Other studies have utilized similar methods. For instance, one done in 2010 to assess the skill accreditation system for laparoscopic gastroenterologic surgeons in Japan used “non-edited videotapes” that “were assessed by two judges in a double-blinded fashion with strict criteria” (Mori, Kimura, & Kitajima, 2010). Their study found that “surgeons assessed by this system as qualified experienced less frequent complications when compared to those who failed” (Mori, Kimura, & Kitajima, 2010). A similar approach was taken for urological laparoscopy with an 8 year follow up of the system (Matsuda et al., 2006; Matsuda et al., 2014). One article notes that “surgeons are under enormous pressure to continually improve and learn new surgical skills” and that the use of video technology can be useful to that means, especially as it is “becoming easier as most of our surgical platforms (e.g., laparoscopic, and endoscopy) now have video recording technology built in and video editing software has become more user friendly” (Ibrahim, Varban, & Dimick, 2016). The use of this technology may at one point lead to “future applications of video technology are being developed, including possible integration into accreditation and board certification” (Ibrahim, Varban, & Dimick, 2016).
How can this be used to help patients with endometriosis?
There are many dedicated, hard-working, and skilled surgeons out there, but it can be difficult for patients and other providers to connect with them. Not only can video vetting assist in surgeons being recognized for their skill, but it can also serve as a way for other providers and patients to find them! It can help connect patients and providers with surgeons with specific skill sets that a case may need. For instance, if a surgeon has demonstrated proficiency in working on thoracic endometriosis, then a directory could help providers and patients connect with not only that surgeon, but a multidisciplinary team to address that specialized care need. While there are no guarantees in life, surgical vetting can be another tool in our toolbelt to try to make the best decision we can.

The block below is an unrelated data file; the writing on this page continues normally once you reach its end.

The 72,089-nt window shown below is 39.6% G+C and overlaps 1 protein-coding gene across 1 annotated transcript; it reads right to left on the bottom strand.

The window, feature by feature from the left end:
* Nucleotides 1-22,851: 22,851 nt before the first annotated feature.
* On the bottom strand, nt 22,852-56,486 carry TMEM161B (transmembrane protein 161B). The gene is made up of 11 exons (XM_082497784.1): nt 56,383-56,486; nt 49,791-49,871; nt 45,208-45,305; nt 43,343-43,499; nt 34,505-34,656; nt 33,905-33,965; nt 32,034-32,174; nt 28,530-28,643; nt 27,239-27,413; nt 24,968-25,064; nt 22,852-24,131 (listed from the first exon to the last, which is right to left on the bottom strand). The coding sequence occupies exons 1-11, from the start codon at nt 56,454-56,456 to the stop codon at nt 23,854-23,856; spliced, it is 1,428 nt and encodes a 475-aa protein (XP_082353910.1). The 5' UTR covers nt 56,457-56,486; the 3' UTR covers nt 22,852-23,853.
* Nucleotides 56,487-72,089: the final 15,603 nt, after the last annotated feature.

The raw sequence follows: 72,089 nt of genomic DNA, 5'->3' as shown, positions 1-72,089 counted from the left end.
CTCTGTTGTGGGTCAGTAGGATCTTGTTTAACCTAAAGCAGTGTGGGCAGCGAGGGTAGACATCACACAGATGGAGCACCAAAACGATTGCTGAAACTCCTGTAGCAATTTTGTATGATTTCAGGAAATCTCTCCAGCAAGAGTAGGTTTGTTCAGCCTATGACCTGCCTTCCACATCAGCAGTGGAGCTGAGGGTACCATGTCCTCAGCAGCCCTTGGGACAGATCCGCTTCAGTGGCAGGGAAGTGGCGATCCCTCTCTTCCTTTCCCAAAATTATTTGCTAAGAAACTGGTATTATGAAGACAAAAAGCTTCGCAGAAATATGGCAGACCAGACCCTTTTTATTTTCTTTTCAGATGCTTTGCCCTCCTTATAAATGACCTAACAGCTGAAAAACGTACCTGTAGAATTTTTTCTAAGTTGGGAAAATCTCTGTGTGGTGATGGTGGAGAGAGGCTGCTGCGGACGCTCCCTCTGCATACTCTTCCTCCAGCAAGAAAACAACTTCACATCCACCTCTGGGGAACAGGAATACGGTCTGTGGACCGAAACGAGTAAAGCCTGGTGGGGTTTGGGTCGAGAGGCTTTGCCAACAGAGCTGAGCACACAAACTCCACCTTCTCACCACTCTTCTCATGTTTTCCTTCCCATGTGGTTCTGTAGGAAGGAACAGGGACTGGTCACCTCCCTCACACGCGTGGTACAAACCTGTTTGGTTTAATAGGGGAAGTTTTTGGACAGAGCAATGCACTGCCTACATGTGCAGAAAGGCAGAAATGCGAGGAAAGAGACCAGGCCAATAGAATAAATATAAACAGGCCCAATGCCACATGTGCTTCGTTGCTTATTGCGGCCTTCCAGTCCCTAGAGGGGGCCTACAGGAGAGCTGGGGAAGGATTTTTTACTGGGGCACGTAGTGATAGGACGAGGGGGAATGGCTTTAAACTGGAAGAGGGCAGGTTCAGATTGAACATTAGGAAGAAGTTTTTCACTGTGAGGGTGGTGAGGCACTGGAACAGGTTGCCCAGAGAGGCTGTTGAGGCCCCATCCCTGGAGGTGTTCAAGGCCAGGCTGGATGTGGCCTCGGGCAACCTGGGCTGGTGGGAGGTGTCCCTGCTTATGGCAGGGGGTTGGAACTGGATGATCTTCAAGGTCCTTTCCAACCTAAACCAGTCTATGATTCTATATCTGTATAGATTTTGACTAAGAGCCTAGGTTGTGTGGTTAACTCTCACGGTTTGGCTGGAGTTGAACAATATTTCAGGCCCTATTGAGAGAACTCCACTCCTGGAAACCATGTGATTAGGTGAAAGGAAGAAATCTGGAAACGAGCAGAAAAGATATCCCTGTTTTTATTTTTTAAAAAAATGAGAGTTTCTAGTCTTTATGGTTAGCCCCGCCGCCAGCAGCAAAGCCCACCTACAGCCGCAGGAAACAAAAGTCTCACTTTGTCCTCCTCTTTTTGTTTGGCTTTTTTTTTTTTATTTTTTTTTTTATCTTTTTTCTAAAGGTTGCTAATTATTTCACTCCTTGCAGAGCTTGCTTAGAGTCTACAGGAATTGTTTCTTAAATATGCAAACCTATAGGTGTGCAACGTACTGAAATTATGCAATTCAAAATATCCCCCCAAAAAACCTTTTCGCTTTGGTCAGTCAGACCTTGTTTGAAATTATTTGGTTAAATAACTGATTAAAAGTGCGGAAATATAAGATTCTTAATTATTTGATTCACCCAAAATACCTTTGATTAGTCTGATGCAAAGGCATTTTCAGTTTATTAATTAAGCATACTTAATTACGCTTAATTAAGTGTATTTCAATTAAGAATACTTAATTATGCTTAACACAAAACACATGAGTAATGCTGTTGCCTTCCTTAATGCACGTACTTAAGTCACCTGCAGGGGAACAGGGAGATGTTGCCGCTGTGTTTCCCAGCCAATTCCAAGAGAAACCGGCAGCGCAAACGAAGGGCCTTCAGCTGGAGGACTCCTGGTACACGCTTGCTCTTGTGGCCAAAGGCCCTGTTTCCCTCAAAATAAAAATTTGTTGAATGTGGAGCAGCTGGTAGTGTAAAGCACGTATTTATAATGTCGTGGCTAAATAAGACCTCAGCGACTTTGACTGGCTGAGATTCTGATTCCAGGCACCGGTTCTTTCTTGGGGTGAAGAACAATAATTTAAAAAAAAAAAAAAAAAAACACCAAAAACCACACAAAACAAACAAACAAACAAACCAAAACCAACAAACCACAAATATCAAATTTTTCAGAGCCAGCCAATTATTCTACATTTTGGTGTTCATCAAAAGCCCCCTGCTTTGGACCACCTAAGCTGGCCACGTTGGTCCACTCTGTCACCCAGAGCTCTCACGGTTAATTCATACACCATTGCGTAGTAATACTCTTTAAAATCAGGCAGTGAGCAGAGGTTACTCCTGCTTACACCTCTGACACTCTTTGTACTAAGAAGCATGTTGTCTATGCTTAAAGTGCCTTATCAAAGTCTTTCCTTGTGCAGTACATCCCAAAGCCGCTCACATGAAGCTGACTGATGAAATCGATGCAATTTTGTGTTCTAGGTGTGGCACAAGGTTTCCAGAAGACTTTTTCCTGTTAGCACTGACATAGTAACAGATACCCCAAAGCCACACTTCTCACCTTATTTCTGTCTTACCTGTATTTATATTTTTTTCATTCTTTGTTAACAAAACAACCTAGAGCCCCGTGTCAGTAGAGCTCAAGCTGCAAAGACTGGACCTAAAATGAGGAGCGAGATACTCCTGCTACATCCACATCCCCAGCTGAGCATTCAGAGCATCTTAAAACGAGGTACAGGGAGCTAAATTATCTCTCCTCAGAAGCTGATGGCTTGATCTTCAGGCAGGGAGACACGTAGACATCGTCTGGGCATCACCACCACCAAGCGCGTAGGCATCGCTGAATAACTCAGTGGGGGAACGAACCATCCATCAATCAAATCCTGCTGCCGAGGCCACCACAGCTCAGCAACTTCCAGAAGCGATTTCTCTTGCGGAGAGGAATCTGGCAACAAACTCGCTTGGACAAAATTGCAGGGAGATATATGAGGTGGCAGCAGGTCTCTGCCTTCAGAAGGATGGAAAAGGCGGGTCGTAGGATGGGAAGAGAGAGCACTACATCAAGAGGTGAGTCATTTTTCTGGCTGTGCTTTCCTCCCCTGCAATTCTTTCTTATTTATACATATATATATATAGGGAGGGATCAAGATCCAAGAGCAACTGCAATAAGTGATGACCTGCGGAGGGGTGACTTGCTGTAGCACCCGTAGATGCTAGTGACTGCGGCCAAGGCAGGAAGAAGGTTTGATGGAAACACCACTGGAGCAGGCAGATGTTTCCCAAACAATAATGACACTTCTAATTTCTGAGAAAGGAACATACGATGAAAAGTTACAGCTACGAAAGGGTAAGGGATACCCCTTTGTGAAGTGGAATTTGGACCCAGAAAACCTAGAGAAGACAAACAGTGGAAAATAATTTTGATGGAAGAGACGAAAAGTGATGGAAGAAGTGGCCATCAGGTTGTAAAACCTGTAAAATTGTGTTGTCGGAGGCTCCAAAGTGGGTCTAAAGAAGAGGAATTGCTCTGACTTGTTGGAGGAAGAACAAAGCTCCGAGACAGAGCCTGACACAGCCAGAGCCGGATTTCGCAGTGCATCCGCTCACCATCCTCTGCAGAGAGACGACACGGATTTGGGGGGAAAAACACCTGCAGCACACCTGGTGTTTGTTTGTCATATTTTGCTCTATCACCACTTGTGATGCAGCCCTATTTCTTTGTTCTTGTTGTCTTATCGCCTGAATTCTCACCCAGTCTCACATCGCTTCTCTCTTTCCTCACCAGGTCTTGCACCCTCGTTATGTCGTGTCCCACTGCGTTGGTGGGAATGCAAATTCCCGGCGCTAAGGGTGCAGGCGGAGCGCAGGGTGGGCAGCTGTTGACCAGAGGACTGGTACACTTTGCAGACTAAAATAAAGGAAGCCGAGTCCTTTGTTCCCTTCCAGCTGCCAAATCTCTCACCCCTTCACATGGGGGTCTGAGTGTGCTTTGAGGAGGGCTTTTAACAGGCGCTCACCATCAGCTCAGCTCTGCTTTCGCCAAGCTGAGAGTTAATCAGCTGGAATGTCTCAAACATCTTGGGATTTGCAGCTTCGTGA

Birkmeyer, J. D., Finks, J. F., O’Reilly, A., Oerline, M., Carlin, A. M., Nunn, A. R., … & Birkmeyer, N. J. (2013). Surgical skill and complication rates after bariatric surgery. New England Journal of Medicine, 369(15), 1434-1442. Retrieved from https://www.nejm.org/doi/full/10.1056/nejmsa1300625
Grenda, T. R., Pradarelli, J. C., & Dimick, J. B. (2016). Using surgical video to improve technique and skill. Annals of surgery, 264(1), 32. Retrieved from https://www.ncbi.nlm.nih.gov/pmc/articles/PMC5671768/
Ibrahim, A. M., Varban, O. A., & Dimick, J. B. (2016). Novel uses of video to accelerate the surgical learning curve. Journal of Laparoendoscopic & Advanced Surgical Techniques, 26(4), 240-242. Retrieved from https://www.liebertpub.com/doi/abs/10.1089/lap.2016.0100
Matsuda, T., Ono, Y., Terachi, T., Naito, S., Baba, S., Miki, T., … & Okuyama, A. (2006). The endoscopic surgical skill qualification system in urological laparoscopy: a novel system in Japan. The Journal of urology, 176(5), 2168-2172. Retrieved from https://www.auajournals.org/doi/abs/10.1016/j.juro.2006.07.034
Matsuda, T., Kanayama, H., Ono, Y., Kawauchi, A., Mizoguchi, H., Nakagawa, K., … & Referee Committee of the Endoscopic Surgical Skill Qualification System in Urological Laparoscopy. (2014). Reliability of laparoscopic skills assessment on video: 8-year results of the endoscopic surgical skill qualification system in Japan. Journal of endourology, 28(11), 1374-1378. Retrieved from https://www.liebertpub.com/doi/abs/10.1089/end.2014.0092
Mori, T., Kimura, T., & Kitajima, M. (2010). Skill accreditation system for laparoscopic gastroenterologic surgeons in Japan. Minimally Invasive Therapy & Allied Technologies, 19(1), 18-23. Retrieved from https://www.tandfonline.com/doi/abs/10.3109/13645700903492969